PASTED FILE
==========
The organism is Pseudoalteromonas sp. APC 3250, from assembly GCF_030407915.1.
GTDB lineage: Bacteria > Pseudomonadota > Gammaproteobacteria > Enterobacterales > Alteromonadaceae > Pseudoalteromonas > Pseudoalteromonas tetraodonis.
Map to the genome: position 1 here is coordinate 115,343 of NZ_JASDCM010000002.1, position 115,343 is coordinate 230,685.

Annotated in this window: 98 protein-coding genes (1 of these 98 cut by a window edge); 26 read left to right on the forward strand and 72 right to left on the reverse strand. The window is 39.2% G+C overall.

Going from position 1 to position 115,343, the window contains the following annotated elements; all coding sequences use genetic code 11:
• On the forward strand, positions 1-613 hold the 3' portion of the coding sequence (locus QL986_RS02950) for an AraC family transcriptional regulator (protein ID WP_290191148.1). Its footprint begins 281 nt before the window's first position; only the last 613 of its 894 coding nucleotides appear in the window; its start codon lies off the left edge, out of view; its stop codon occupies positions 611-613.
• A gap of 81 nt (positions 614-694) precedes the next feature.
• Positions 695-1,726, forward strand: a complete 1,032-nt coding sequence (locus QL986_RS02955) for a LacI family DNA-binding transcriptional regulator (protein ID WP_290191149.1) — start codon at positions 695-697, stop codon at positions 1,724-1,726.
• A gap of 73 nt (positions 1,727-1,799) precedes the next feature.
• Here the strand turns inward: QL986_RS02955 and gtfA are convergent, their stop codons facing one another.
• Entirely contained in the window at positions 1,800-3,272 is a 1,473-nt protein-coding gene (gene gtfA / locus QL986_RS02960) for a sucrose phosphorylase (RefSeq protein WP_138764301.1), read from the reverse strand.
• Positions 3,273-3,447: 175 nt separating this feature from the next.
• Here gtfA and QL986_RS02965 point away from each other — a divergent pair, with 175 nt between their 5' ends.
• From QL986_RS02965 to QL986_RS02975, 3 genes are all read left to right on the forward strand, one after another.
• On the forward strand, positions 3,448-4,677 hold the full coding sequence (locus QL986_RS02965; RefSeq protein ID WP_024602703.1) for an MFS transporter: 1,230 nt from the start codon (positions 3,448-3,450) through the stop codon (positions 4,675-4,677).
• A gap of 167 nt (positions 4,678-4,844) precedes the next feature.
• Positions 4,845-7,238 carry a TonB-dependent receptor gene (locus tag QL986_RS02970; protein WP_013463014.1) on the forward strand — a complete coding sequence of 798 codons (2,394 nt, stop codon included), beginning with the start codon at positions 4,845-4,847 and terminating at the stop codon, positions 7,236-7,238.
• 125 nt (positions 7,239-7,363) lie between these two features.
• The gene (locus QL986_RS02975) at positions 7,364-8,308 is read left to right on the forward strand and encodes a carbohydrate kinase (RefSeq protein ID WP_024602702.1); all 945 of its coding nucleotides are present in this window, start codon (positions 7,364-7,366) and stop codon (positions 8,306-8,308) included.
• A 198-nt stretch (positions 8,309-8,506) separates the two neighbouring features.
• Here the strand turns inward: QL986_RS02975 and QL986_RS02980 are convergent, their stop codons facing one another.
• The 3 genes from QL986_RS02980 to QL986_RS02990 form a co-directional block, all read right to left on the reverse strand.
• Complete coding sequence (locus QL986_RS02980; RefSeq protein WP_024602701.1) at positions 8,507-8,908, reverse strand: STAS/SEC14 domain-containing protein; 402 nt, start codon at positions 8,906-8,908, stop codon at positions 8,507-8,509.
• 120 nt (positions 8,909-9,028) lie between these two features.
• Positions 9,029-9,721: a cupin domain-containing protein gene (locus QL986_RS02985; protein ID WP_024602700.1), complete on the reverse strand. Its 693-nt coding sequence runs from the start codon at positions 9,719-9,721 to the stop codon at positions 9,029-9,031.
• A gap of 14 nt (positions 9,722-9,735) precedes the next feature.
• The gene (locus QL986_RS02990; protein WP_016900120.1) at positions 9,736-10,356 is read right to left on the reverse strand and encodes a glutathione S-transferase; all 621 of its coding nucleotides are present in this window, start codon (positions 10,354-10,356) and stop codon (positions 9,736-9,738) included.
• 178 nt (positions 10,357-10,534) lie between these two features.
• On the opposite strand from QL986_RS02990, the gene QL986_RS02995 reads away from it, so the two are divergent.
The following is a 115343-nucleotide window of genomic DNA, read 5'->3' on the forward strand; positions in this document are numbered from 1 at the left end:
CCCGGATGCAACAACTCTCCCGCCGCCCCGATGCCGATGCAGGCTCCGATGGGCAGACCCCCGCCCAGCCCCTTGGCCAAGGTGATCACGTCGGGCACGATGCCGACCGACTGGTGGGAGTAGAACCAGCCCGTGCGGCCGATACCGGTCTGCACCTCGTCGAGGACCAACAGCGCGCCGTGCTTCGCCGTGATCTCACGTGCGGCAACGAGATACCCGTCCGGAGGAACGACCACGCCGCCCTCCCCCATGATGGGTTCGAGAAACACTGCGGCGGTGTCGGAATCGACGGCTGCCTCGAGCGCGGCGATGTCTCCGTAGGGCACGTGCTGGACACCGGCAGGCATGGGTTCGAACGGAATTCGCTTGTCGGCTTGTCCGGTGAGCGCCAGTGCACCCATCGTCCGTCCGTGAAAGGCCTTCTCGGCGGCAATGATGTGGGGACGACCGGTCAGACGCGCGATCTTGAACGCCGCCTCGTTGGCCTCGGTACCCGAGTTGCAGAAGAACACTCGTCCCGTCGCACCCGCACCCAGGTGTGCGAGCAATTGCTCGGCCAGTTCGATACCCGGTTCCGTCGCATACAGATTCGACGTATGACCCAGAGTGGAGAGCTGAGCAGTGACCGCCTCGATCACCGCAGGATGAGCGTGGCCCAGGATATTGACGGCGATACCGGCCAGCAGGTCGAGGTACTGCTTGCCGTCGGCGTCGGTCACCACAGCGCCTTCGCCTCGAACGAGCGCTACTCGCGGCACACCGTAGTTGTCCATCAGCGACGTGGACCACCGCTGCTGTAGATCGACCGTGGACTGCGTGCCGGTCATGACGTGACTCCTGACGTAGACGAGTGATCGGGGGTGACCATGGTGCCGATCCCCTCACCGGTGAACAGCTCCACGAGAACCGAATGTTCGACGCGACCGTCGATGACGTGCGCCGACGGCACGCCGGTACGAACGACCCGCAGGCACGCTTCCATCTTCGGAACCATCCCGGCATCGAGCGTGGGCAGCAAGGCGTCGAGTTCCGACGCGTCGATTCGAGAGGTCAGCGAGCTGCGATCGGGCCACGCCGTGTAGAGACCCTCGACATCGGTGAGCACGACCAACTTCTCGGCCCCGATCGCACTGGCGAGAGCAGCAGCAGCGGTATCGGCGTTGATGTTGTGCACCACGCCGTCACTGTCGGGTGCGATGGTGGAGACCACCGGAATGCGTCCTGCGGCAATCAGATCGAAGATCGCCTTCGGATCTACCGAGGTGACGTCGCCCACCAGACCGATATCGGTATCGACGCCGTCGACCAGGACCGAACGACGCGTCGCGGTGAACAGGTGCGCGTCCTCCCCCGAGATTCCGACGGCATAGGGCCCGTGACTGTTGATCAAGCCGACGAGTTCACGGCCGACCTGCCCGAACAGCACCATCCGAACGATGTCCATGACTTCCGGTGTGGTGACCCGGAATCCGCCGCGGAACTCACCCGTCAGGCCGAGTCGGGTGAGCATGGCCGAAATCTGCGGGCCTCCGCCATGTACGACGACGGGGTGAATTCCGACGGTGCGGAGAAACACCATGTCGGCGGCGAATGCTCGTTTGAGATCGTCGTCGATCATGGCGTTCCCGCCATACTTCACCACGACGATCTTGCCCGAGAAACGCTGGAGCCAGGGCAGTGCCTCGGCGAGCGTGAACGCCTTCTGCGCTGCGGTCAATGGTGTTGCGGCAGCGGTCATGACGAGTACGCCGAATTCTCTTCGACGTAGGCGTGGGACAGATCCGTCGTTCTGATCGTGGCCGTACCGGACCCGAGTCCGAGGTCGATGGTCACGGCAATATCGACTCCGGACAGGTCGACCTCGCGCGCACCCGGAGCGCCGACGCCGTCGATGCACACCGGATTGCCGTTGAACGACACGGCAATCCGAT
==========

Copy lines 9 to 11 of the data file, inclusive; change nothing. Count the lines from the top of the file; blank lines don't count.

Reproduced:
• A gap of 73 nt (positions 1,727-1,799) precedes the next feature.
• Here the strand turns inward: QL986_RS02955 and gtfA are convergent, their stop codons facing one another.
• Entirely contained in the window at positions 1,800-3,272 is a 1,473-nt protein-coding gene (gene gtfA / locus QL986_RS02960) for a sucrose phosphorylase (RefSeq protein WP_138764301.1), read from the reverse strand.